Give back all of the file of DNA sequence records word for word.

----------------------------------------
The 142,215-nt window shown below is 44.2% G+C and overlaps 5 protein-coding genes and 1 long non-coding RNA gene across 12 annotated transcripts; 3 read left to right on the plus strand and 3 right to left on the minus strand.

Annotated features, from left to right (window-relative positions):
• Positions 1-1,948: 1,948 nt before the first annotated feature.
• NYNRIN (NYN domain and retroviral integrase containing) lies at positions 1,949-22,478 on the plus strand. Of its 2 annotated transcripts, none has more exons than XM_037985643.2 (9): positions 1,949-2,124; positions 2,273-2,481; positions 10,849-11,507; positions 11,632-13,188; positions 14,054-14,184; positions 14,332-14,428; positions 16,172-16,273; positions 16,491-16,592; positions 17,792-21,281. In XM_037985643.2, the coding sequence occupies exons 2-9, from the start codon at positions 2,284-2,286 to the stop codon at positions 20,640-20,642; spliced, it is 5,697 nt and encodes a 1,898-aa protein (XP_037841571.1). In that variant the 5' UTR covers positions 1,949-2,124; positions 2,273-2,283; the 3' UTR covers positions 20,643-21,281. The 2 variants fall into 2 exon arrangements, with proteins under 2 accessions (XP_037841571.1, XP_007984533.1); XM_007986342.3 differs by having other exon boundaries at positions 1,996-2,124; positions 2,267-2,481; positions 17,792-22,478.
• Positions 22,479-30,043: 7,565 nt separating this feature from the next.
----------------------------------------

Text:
The 142,215-nt window shown below is 44.2% G+C and overlaps 5 protein-coding genes and 1 long non-coding RNA gene across 12 annotated transcripts; 3 read left to right on the plus strand and 3 right to left on the minus strand.

Annotated features, from left to right (window-relative positions):
• Positions 1-1,948: 1,948 nt before the first annotated feature.
• NYNRIN (NYN domain and retroviral integrase containing) lies at positions 1,949-22,478 on the plus strand. Of its 2 annotated transcripts, none has more exons than XM_037985643.2 (9): positions 1,949-2,124; positions 2,273-2,481; positions 10,849-11,507; positions 11,632-13,188; positions 14,054-14,184; positions 14,332-14,428; positions 16,172-16,273; positions 16,491-16,592; positions 17,792-21,281. In XM_037985643.2, the coding sequence occupies exons 2-9, from the start codon at positions 2,284-2,286 to the stop codon at positions 20,640-20,642; spliced, it is 5,697 nt and encodes a 1,898-aa protein (XP_037841571.1). In that variant the 5' UTR covers positions 1,949-2,124; positions 2,273-2,283; the 3' UTR covers positions 20,643-21,281. The 2 variants fall into 2 exon arrangements, with proteins under 2 accessions (XP_037841571.1, XP_007984533.1); XM_007986342.3 differs by having other exon boundaries at positions 1,996-2,124; positions 2,267-2,481; positions 17,792-22,478.
• Positions 22,479-30,043: 7,565 nt separating this feature from the next.